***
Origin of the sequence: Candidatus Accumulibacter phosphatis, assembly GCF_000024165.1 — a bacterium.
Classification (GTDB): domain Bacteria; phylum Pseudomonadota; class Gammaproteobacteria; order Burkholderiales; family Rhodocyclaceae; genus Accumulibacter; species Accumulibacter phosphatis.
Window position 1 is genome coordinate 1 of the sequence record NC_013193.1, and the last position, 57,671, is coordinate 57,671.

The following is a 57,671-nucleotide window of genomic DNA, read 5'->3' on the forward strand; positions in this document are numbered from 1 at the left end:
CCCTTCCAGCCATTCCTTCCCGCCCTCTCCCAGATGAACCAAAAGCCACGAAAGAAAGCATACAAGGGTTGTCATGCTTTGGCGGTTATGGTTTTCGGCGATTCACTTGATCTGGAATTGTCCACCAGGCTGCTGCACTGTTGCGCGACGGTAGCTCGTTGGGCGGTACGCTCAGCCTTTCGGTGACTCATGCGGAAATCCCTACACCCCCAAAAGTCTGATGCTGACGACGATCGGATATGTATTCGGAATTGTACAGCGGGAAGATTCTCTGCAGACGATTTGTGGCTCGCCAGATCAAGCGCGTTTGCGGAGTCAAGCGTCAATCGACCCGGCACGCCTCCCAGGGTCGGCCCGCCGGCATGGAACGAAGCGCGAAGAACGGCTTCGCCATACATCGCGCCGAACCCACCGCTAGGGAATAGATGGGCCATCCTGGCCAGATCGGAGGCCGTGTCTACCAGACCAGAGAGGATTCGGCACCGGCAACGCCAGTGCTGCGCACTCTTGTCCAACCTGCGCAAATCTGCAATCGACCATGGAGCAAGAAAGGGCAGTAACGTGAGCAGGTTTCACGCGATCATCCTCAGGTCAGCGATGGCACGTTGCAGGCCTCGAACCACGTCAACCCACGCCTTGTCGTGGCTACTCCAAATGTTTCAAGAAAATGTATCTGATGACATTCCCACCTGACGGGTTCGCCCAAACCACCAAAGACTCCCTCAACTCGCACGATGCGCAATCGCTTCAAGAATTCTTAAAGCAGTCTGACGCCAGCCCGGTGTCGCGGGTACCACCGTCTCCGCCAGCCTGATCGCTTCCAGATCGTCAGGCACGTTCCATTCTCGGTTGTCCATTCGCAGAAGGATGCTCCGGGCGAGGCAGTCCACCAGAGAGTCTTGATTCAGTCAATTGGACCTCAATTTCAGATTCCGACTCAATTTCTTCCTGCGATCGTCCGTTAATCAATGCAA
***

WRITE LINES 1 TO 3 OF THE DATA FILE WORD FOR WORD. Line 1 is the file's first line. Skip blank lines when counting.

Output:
Origin of the sequence: Candidatus Accumulibacter phosphatis, assembly GCF_000024165.1 — a bacterium.
Classification (GTDB): domain Bacteria; phylum Pseudomonadota; class Gammaproteobacteria; order Burkholderiales; family Rhodocyclaceae; genus Accumulibacter; species Accumulibacter phosphatis.
Window position 1 is genome coordinate 1 of the sequence record NC_013193.1, and the last position, 57,671, is coordinate 57,671.